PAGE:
A fiery, smart woman of Indian birth, Jas lives in London with her boyfriend Marcus and works as a nurse in a local hospital. She is the daughter of strong-willed immigrants and identifies closely with her father; a political activist serving a life sentence in prison. Jas believes in action over words and bristles over the slow pace of the movement, as well as her perceived second-class role in it because she's a woman. At the same time, she also butts heads with her ex, Kent, over his more intellectual approach to the fight for equality.
Mild mannered and bookish, Marcus is an unlikely revolutionary. But as a black British citizen with Nigerian parents, he knows firsthand how limited his options are in this discriminatory society. His anger is palpable and he uses his power with words to get people to rise up and protest. When Marcus struggles to keep their movement peaceful and non-violent, he has trouble coping with the added strain put on his relationship with Jas.
Kent is Jas’s ex-boyfriend and an intelligent and well-connected leader in the black community. Kent finds himself the reluctant spokesperson for a non-violent approach to change, a position that begins to fly in the face of Jas’s movement. This is all made more complicated by the affection he still has for her.
This hard-boiled cop is ruthless in his quest to stop the black power movement in its tracks and his tactics are heavy-handed and seemingly have no bounds. Underneath however, Pence is a Rhodesian immigrant with family troubles, including a secret relationship that’s beginning to make his work and home life more challenging.
The mouthpiece of the budding movement, Dhari is a convict who is languishing in prison for a petty crime. When Jas and Marcus orchestrate his escape the movement blossoms, but Dhari has different ideas from them on the movement's way forward.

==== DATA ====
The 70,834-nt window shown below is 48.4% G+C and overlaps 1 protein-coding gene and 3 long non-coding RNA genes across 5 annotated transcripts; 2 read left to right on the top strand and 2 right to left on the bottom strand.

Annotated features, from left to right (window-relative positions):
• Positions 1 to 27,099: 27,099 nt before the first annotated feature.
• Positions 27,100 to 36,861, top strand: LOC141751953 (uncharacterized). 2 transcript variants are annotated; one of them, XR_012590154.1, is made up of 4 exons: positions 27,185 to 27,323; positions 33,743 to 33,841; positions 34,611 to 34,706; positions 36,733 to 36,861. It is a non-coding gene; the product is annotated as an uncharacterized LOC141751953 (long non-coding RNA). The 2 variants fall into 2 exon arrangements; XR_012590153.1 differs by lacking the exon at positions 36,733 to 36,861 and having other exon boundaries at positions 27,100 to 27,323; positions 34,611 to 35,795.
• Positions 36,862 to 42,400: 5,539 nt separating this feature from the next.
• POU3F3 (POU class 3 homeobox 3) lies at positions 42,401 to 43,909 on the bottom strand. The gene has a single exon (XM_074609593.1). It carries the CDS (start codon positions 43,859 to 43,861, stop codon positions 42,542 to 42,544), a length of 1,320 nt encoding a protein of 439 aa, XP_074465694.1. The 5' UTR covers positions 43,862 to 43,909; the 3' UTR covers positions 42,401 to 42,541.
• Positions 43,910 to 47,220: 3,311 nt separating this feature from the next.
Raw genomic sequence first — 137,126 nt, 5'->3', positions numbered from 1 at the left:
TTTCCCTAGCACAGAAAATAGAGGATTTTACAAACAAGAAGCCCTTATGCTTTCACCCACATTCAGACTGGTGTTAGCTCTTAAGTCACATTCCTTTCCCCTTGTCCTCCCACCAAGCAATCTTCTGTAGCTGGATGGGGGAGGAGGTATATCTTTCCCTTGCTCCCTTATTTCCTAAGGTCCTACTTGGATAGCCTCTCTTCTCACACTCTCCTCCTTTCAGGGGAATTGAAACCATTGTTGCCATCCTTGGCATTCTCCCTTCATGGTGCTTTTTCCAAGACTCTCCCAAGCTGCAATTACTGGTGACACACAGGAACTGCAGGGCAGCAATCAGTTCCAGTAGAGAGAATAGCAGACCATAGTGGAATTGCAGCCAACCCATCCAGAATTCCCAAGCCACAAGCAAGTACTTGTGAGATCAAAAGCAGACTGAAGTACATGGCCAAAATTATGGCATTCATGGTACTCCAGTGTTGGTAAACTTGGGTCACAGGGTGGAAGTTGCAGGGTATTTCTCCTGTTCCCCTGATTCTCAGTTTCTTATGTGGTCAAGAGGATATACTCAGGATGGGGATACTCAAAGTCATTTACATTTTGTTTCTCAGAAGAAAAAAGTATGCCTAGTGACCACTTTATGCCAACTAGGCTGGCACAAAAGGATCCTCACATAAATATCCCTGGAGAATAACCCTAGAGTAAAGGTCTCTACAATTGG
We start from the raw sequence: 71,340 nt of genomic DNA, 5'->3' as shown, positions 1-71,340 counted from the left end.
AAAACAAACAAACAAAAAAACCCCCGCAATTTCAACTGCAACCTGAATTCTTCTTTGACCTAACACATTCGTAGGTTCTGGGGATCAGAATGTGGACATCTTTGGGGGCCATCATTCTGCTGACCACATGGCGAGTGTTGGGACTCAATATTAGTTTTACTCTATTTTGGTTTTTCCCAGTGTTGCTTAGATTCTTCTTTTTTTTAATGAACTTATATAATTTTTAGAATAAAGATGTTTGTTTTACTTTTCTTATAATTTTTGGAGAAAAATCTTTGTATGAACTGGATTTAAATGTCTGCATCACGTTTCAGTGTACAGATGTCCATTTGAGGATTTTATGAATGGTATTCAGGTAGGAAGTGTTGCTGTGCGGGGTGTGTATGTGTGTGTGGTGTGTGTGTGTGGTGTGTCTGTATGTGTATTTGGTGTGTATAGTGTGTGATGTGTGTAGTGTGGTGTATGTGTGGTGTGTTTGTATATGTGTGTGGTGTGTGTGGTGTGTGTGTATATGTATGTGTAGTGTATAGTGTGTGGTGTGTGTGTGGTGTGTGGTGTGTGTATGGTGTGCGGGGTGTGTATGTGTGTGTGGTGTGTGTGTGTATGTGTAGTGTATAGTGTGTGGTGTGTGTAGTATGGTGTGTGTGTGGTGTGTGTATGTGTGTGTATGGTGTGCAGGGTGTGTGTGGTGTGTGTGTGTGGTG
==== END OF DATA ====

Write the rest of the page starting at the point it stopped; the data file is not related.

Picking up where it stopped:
Chief Inspector Pence's right hand man is a great cop and loyal to a point. But he is more of a humanist than his boss, and he clashes with Pence over the best way to reign in the movement without further fanning its flames.
Fallon and her boyfriend are good friends of Marcus and Jas, and very much involved with the movement initially. But when tragedy strikes at what was intended to be a peaceful rally, Fallon is unwillingly pulled into the middle of a brutal investigation, and her Irish heritage is not in her favor.
A scrappy American friend of Dhari's, Leroy reluctantly takes in Jas, Marcus and Dhari when things get rough for them. But he has a short fuse, and his patience quickly wears thin as the movement sputters and the police begin closing in.
Omega is a strong, respected leader in the black community, but doesn’t believe her opinions will be taken seriously by the white establishment. She enlists Kent to represent the moderate, considered side of the movement to the press, and does her best to keep him in line.
A soft spoken single mother of modest means, Kenya moonlights as sex worker for a small but committed clientele. She is forced to recruit black snitches for Chief Inspector Pence, but her relationship with Pence is deeper and more complicated than simply cop and informant.
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